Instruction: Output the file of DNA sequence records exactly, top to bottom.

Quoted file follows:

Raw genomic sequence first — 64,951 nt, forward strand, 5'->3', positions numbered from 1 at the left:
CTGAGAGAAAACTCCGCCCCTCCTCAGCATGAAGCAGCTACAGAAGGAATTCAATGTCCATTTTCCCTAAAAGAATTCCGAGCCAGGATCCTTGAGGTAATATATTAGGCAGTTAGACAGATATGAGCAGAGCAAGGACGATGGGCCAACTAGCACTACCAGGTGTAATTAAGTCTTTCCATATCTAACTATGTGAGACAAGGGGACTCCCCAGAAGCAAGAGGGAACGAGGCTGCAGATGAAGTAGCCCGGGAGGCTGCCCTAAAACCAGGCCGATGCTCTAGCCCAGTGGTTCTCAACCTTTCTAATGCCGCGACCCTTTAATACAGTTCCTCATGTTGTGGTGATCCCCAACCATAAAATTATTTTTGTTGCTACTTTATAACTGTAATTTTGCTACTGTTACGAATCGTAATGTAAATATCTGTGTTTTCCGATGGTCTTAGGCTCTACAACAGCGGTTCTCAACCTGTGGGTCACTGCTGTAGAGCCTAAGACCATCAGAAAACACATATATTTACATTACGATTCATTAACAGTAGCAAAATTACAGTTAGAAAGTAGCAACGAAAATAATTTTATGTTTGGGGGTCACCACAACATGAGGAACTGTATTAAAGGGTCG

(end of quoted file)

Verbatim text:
Raw genomic sequence first — 64,951 nt, forward strand, 5'->3', positions numbered from 1 at the left:
CTGAGAGAAAACTCCGCCCCTCCTCAGCATGAAGCAGCTACAGAAGGAATTCAATGTCCATTTTCCCTAAAAGAATTCCGAGCCAGGATCCTTGAGGTAATATATTAGGCAGTTAGACAGATATGAGCAGAGCAAGGACGATGGGCCAACTAGCACTACCAGGTGTAATTAAGTCTTTCCATATCTAACTATGTGAGACAAGGGGACTCCCCAGAAGCAAGAGGGAACGAGGCTGCAGATGAAGTAGCCCGGGAGGCTGCCCTAAAACCAGGCCGATGCTCTAGCCCAGTGGTTCTCAACCTTTCTAATGCCGCGACCCTTTAATACAGTTCCTCATGTTGTGGTGATCCCCAACCATAAAATTATTTTTGTTGCTACTTTATAACTGTAATTTTGCTACTGTTACGAATCGTAATGTAAATATCTGTGTTTTCCGATGGTCTTAGGCTCTACAACAGCGGTTCTCAACCTGTGGGTCACTGCTGTAGAGCCTAAGACCATCAGAAAACACATATATTTACATTACGATTCATTAACAGTAGCAAAATTACAGTTAGAAAGTAGCAACGAAAATAATTTTATGTTTGGGGGTCACCACAACATGAGGAACTGTATTAAAGGGTCG